Six NCAA Referees Sent Home From March Madness Over COVID-19

Six referees were sent home from Indianapolis on the eve of March Madness due to a positive coronavirus test and contact tracing, the NCAA has said.

In a statement released on Monday night, the NCAA said one of the officials had tested positive for COVID-19 and was sent home from the tournament's controlled environment, along with five other officials who had interacted with him.

Four new referees from a pool of reserves have been appointed in place of the officials who were withdrawn from the men's basketball tournament, while two will not be replaced.

The NCAA has selected a total of 60 referees for this year's tournament, which gets underway on March 18 with the First Four games.

"The NCAA has replaced several officials for March Madness because of a positive COVID-19 test," the NCAA statement read.

"One official tested positive March 15, and five other officials the person interacted with the day before were identified as exposure risks due to prolonged close contact.

"Based on tournament protocols and contract tracing with local public health authorities, these officials may not participate in the tournament. The infected official must be placed in isolation, and the other officials must be placed in quarantine."

According to Stadium, the referees sent home included Ted Valentine, John Higgins and Roger Ayers.

Twelve months ago the men's basketball tournament was canceled for the first time since its inception in 1939 because of the coronavirus pandemic. As the outbreak ground sports to a halt across the U.S. and the world, the NCAA was forced to cancel all its championship events for the remainder of the academic season.

A year on, March Madness is set to make its return, albeit with a slightly different look. Due to the logistical challenge posed by keeping 68 teams in a controlled environment, the NCAA announced in January that the entirety of the tournament will take place in Indiana.

Six different sites across central Indiana and the Indianapolis metropolitan area will be used, including the arenas of Purdue University, Indiana University Bloomington, Ball State University, Butler University and Indiana University-Purdue University Indianapolis.

Lucas Oil Stadium, the home of NFL franchise Indianapolis Colts, will host games in the first two rounds, as well as the Elite Eight and Final Four.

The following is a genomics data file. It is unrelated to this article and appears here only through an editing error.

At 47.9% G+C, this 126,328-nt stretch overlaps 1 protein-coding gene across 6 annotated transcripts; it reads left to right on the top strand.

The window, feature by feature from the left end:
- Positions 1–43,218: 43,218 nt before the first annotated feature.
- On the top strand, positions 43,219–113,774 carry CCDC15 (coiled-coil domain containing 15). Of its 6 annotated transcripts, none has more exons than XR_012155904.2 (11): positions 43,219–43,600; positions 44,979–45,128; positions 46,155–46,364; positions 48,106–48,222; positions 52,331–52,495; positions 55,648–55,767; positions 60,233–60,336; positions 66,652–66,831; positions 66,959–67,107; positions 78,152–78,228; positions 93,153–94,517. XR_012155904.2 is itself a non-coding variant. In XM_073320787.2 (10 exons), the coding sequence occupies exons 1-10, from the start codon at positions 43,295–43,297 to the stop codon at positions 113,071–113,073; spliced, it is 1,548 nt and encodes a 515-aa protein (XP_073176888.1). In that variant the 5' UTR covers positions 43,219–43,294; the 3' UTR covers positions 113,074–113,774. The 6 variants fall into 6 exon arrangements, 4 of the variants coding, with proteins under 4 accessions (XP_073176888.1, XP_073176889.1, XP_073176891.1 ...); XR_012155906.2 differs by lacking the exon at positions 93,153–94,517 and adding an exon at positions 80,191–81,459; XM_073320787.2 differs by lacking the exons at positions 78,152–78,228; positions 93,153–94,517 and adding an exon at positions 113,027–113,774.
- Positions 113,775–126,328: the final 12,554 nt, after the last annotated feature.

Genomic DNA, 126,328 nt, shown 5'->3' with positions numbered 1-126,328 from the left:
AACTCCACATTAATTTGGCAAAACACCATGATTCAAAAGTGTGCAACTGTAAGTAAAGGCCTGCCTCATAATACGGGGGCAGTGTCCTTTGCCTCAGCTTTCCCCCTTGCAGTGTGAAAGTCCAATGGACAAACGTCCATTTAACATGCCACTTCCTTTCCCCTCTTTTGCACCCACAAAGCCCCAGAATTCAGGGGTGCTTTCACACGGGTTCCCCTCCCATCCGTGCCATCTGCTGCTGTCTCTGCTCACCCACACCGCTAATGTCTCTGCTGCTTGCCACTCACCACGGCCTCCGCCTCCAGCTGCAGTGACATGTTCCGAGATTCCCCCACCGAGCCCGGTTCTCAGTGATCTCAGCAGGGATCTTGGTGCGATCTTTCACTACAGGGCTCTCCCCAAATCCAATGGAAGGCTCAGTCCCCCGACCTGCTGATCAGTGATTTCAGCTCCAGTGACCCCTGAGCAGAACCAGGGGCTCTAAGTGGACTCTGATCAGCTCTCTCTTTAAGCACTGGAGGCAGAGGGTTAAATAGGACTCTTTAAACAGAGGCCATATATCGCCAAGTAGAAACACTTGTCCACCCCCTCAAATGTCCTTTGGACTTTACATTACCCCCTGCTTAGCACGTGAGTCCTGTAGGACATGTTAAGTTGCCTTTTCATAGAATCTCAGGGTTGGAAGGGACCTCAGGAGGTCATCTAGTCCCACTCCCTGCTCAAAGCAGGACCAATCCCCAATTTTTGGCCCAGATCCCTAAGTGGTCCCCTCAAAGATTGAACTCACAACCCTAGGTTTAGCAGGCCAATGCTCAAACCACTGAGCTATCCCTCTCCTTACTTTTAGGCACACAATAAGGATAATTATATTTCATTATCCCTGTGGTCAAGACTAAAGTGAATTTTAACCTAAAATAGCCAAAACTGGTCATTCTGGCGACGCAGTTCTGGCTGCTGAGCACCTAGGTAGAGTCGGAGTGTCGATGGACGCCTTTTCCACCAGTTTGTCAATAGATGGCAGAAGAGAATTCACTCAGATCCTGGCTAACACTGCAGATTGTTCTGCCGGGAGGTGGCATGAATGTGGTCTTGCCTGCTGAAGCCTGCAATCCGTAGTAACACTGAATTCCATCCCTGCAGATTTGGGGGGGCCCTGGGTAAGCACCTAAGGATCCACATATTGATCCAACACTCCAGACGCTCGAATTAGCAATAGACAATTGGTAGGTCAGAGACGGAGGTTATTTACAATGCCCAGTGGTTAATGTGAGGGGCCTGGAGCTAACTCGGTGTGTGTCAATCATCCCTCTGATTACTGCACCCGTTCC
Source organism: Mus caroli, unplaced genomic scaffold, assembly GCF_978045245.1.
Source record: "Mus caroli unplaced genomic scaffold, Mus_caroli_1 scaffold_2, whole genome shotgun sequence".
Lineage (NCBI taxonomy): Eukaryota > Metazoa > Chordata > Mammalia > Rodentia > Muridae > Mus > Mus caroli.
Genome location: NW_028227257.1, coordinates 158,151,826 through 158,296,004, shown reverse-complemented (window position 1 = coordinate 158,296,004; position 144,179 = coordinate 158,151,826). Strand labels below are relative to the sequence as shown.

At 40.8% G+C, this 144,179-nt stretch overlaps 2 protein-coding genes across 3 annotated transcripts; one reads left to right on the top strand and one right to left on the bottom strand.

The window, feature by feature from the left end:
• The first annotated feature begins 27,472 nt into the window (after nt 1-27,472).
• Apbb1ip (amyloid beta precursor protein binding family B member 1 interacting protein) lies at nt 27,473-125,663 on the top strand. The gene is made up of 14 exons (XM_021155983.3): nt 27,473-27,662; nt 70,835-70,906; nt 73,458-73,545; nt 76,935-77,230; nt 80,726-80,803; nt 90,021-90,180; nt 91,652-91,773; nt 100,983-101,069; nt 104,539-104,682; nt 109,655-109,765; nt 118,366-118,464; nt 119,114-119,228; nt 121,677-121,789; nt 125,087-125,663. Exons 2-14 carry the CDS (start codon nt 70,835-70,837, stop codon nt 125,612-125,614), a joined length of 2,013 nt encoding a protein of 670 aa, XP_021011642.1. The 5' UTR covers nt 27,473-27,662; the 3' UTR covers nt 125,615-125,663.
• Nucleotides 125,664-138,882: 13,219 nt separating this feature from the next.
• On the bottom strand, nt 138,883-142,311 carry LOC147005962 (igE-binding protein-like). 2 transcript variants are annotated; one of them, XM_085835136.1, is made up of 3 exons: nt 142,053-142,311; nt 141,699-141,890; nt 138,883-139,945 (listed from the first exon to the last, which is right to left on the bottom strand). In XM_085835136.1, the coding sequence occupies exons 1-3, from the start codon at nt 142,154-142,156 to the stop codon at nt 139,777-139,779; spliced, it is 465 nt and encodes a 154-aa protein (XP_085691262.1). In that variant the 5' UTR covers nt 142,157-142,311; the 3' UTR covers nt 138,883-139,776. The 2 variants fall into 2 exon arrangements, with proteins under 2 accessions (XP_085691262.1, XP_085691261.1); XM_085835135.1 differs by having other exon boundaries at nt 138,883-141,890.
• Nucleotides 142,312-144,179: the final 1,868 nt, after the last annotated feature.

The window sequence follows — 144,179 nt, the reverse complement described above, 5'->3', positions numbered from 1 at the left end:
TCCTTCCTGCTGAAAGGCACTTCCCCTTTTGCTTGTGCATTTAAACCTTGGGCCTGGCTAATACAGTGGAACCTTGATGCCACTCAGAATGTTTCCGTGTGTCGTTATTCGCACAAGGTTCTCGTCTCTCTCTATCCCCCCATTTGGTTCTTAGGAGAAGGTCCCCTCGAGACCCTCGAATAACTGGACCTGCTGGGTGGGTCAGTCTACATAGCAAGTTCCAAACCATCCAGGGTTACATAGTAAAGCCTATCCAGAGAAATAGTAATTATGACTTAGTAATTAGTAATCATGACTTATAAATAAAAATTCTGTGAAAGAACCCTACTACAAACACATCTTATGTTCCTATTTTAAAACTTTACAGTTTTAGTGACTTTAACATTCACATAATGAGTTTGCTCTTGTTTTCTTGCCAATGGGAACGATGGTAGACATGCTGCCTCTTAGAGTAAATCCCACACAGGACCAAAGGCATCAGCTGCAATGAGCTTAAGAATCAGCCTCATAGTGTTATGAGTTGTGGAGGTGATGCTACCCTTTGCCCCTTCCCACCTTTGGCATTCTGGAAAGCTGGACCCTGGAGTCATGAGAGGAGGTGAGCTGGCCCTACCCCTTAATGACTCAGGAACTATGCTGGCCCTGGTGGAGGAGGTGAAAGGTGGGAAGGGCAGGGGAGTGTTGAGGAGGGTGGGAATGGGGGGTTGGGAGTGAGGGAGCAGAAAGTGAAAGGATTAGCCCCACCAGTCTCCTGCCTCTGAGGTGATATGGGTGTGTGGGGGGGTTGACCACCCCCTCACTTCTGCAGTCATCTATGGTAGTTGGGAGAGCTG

The venue was originally scheduled to host only the Final Four, with the previous rounds set to be held on a regional basis, until the COVID-19 outbreak forced the NCAA to redraw its plans.

Much as it's been the case for its professional counterparts, coronavirus has been an ongoing issue for the NCAA. Last week, Kansas and Virginia withdrew from the Big 12 and ACC tournaments respectively and it remains unclear which players will be available for both schools later this week.

A team typically has 12 players for a game roster, but the NCAA said five healthy, eligible players will be enough for a game roster for this unprecedented tournament format.

"We decided if they had five players eligible and healthy, if the team was good to go," NCAA senior VP of basketball Dan Gavitt said last week. "We wrestled with contingencies, and thought it was fairest for a team that earned its way, that even if it was compromised, they should have the opportunity to play rather than be replaced."

The NCAA has put four teams on standby—Colorado State, Louisville, Saint Louis and Mississippi—as replacements, should one of the 68 teams that have been selected for March Madness have to withdraw. As per NCAA, teams have until Tuesday to notify the organizers if they can't meet the protocols in place in the Indianapolis bubble.

Programs that are forced to pull out by Tuesday will be replaced by one of the four replacement teams, but if the withdrawal comes after the Tuesday deadline teams will not be replaced and their opponents will advance instead.

NCAA referees
NCAA referees are seen during the Butler Bulldogs and Creighton Bluejays game at Hinkle Fieldhouse on January 16 in Indianapolis, Indiana. Six referees were sent home on the eve of March Madness after testing positive to coronavirus. Michael Hickey/Getty Images

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